Scaring away a bird?
May 22, 2006 12:21 PM   Subscribe

In the past two weeks a bird (let's call him Stan) has developed a weird attachment to the rear view mirrors on our car. (The car is parked outside.) At all hours of the day Stan can be found sitting on the side of one of the mirrors pecking furiously. He seems to prefer one side mirror more than the other but doesn't really care too much. I'd really like to discourage little Stan from his behavior because he might scratch up the mirror and he's pooping all over the doors.

I have no desire to hurt this bird - I just want him to stop. I tried covering the mirrors with paper or foil but he just pecked on them until they fell off.

Stan's a small, generic-looking brown bird. There are a gazillion of them in our neighborhood but (I THINK) it's just one bird behaving this way.

Any suggestions??
posted by mpemulis to Pets & Animals (11 answers total)
Have you tried double sided tape? This is a technique used to keep cats off of things, but it may just work for birds.

Of course I would caution you that the tape may leave sticky residue on there and be a bitch to clean off, so I'd try a little piece, perhaps on the underside where it can't be seen, and make sure.
posted by twiggy at 12:24 PM on May 22, 2006

Previously asked.
posted by jasper411 at 12:25 PM on May 22, 2006

Also, it'll stop soon, once the bird breeds and the family nests. Btw, foil seems like it would still reflect an image; try plastic grocery bags or something.
posted by mediareport at 12:32 PM on May 22, 2006

Rubber snake.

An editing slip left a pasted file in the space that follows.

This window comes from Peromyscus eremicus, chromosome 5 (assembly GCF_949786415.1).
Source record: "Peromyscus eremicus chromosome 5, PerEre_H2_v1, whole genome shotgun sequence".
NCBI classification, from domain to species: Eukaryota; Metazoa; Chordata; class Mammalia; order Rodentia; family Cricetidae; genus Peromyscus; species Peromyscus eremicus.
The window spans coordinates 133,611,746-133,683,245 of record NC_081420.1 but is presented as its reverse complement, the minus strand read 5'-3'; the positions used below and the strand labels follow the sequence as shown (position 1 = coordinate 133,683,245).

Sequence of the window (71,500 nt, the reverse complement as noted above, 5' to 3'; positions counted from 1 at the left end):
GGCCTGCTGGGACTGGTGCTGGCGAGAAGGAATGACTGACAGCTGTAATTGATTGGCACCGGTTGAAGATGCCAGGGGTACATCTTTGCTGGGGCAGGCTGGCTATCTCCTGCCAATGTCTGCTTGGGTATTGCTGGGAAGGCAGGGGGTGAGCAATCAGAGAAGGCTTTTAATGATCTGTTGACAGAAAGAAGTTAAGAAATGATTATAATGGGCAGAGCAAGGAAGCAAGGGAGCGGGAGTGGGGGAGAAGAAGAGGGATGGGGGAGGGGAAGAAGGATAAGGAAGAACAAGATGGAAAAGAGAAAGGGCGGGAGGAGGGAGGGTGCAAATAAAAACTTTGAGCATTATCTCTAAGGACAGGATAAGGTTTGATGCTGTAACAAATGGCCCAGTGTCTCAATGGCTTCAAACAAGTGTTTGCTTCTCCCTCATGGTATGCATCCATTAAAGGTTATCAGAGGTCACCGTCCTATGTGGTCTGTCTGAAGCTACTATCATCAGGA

posted by frogan at 12:49 PM on May 22, 2006

Seconding the rubber snake. This happened to me in high school, and a rubber snake wrapped around the stem of the rear-view mirror did the trick.
posted by lucyleaf at 12:53 PM on May 22, 2006

Probably a male cardinal.

photo of same: photo_27589.html

They are aggressive this time of the year and will endlessly attack their reflections in just about anything. They'll quit when / if they find something to do. I don't think the males are involved in raising of the baby birds, but I might be wrong. Try bags over the mirrors and see if he goes away, but he might just move to another reflective surface.
posted by FauxScot at 12:54 PM on May 22, 2006

tube socks. keep a pair on the seat. when you get out, put a sock over the mirror. Birds are dumb and try to interact with their reflection in a mirror
posted by cosmicbandito at 12:55 PM on May 22, 2006

They'll quit when / if they find something to do.

They'll quit once they breed and their hormones that make them ultra-territorial take a nose-dive. And I doubt it's a male cardinal if it's a brown bird. Also, male cardinals definitely take part in feeding the family.
posted by mediareport at 1:13 PM on May 22, 2006

Response by poster: Thanks for all the responses. I think I'll try the tubesock method first, as it's the easiest.

Although the rubber snake trick has a certain allure to it, I have to admit.

And for for the dup post. I SWEAR I searched.
posted by mpemulis at 1:53 PM on May 22, 2006

I've read of people putting a silhouette of a common predator bird in their window or garden to keep away birds.
posted by overanxious ducksqueezer at 4:00 PM on May 22, 2006

The birds that caused me problems last month are still around and while they've decreased their shitting on my car, it still hasn't gone to zero. They also created a nest in our roof eaves so the house roof and siding is starting to show bird shit everywhere.
posted by mathowie at 8:37 PM on May 22, 2006

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